• Meany construction: Many of those elementary school kids are destined for the overhauled Meany Middle School when it’s ready for reopening near 19th and Thomas. CHS reported about the $14.2 million construction project here.
  • NOVA highlighted: NOVA, the alternative high school leaving Meany to make way for the project, was the subject of a great interview essay courtesy the Stranger:
    Nova is funded according to the district’s Weighted Staffing Standards, which, for high schools, are built on funding the comprehensive high-school model. Compared to all high schools in Seattle Public Schools, Nova’s average cost per student is just below the district average. Nova has a high percentage of students with special needs, and our special education population is significantly higher than the district average. Special education is funded separately from general education. Based only on our general education student numbers, Nova is the lowest cost per student of all the SPS high schools.
  • Universal preschool hovering: The Seattle Preschool program is on hold pending a November ballot initiative:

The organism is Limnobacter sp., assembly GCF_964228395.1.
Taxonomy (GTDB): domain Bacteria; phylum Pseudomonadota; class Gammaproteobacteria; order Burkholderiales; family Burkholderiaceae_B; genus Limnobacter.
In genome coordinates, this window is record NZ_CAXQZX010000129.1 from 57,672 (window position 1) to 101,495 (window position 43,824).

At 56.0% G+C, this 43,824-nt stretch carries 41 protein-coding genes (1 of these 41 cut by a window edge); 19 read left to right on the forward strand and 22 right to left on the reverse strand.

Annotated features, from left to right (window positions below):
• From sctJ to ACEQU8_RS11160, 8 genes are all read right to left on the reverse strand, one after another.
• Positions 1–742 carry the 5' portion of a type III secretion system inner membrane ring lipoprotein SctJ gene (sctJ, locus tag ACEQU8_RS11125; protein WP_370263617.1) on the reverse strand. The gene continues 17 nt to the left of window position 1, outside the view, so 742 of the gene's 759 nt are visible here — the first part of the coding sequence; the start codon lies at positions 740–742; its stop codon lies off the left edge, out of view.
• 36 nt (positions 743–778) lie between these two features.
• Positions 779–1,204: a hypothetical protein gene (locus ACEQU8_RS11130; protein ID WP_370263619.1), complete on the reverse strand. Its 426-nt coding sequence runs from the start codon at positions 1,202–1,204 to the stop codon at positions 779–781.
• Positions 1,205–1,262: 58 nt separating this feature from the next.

The Seattle City Council on Monday delayed a vote on a proposed preschool expansion plan following last week’s announcement that a separate referendum had gained enough signatures to appear on the November ballot.
  • 1,100 Seattle Central grads: Seattle Central marked its 48th commencement last weekend.
  • New Math: Seattle Public Schools will have a new elementary school math program in place for 2014/2015
    With a 4-3 vote, the Seattle School Board on June 4 approved Math in Focus as the new textbook for kindergartens through 5th-graders.
     
    The vote came after a lengthy discussion about the merits of both Math in Focus and enVision Math, which was the program recommended by the Math Adoption Committee.